Like a dress that can take you from day to evening, Brooklyn Label seamlessly handles the transition from coffee bar to bar and restaurant. As darkness falls, the flicker of candles replaces the glow of Apple products. Regulars sit at the great big bar of this Greenpoint cafe and gradually switch from latte to pint.
We left Koliba mildly befuddled, not by the service or the food, but because all the blood had left our brains to assist in digestion. Do not eat here if you have to multiply fractions, operate heavy machinery, or perform any other task that requires brain power and hand-eye coordination that night.
Although Manetta's has a special "old time favorites" section on the menu, the truth is that everything feels like an old-time favorite at this trattoria in Long Island City.
To eat at Kuma Inn, first you have to find it—on the second floor of an unmarked building on Ludlow Street. You could call it a speakeasy, or a reward for persistence, or the best possible outcome of climbing up a staircase with no idea what's at the top.
Naka Naka presents a demure alternative to the big box restaurants of the Meatpacking District. At around twenty seats, it offers intimacy, delicacy, and intricacy.
Reserve bills itself as the city's only Thai wine bar. More than 15 wines are served by the glass, all meant to "compliment or challenge" the Thai flavors. While some of the dishes might be familiar from your regular go-to place, overall Reserve doesn't want to be your standard Thai takeout joint.
There are cheaper, more casual Sichuan options elsewhere, but the combination of genteel surroundings and full-throttle food at Land of Plenty makes it a winning choice for a date.
Urubamba, in Jackson Heights, is a restaurant to root for, with a clientele utterly devoted to its takes on traditional Peruvian food.
You probably can't get simpler than Sud Vino e Cucina, a restaurant in Bedford-Stuyvesant specializing in traditional Italian food, with an emphasis on specialties of southern Italy.
For those of us who can't afford a ticket to the Continent, there's Pates et Traditions, a restaurant in Williamsburg specializing in dishes from the south of France with a north African inflection.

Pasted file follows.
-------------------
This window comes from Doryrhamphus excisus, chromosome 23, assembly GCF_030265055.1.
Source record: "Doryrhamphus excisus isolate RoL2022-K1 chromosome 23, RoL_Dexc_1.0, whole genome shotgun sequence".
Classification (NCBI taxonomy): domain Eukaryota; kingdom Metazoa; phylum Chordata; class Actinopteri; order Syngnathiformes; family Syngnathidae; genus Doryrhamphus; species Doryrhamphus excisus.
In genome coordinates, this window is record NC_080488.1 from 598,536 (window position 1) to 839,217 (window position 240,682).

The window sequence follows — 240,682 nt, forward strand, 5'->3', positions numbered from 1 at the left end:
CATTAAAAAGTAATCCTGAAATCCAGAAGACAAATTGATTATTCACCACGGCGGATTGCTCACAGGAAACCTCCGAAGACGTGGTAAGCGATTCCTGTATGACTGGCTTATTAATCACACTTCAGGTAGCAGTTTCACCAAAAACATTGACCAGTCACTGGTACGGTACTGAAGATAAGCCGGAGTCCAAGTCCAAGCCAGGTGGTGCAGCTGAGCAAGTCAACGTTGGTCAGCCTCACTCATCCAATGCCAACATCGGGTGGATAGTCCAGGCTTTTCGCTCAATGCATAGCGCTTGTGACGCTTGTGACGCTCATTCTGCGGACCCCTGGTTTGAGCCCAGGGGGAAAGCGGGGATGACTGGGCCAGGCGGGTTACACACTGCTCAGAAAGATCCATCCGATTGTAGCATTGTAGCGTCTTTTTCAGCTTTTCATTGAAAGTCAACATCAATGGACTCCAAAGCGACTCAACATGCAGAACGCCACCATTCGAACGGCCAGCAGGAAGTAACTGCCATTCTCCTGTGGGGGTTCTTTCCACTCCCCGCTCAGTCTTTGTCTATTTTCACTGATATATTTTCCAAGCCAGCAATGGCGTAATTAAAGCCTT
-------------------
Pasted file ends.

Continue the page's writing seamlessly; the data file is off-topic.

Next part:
Of course, if the company's good enough, you can have a great date anywhere. But some restaurants offer a magical combination of food, atmosphere, and comfortable seating that simply lends itself to more fun and more romance. Here are our favorites from 2012.
Gottscheer Hall, home to one of the largest Gottschee organizations in the world, dates to 1924 and appears unchanged since the Eisenhower administration. But the past doesn't merely persist here: it thrives.
In the days following Hurricane Sandy, Foragers City Table in Chelsea closed. It recently reopened with a new menu that's pricier and not as suited for sharing. But the focus on organic ingredients prepared with an Asian inflection in an open, echoing space remains the same.
Zampa isn't the sort of restaurant you'd expect to find on the edge of the Meatpacking District. Specializing in cheese, charcuterie, and wine, it's made for the kind of date in which you want to show you care without coming off as overly committed.
El Mio Cid sits on the corner of Starr and Wilson in Bushwick, a cheerful yellow facade, bordered with plants, across from dollar stores and a bunker-like middle school. Just as this part of the neighborhood still belongs to Old Bushwick, El Mio Cid belongs to Old Spain.
With its rough-hewn walls, butcher block tables, and low golden light, Anella can make you wonder if Sysco sells a Romantic Brooklyn Restaurant starter kit. Yet, the food reveals a gentle care and attention to detail that can't be mass-produced.
Some call what comes out of the kitchen at Singapura "Asian fusion." While the dishes do draw on ingredients and preparations from a wide swatch of the continent, including India, Thailand, Malaysia, and the provinces of China home to the Hakka people, they represent, according to the menu, what's made by housewives and hawkers in Singapore. Singapura offers an excellent introduction into this multifaceted cooking culture.
They say the devil's in the details, but at Silk Rd Tavern, a restaurant in the Flatiron district specializing in Asian and American comfort foods, the devil's in the abbreviation. It's "Rd," not "Road," and the lack of the two letters lets the Asian-American comfort food get away with a lot. Things get swapped, substituted, mashed up, the familiar gets reimagined and rendered un-.
"I was on a date here last week," said the lady at the table next to ours at Alice's Arbor. We'll summarize for you: the date went well! Perhaps the couple simply had chemistry, but we think this seasonal American restaurant/grocery/cafe on the border of Clinton Hill and Bed-Stuy played a big part. After all, it's a date-tastic place.
Wine and flowers are a simple yet winning formula, worth naming a restaurant for, worth building a date around, worth including in a guide to New York City.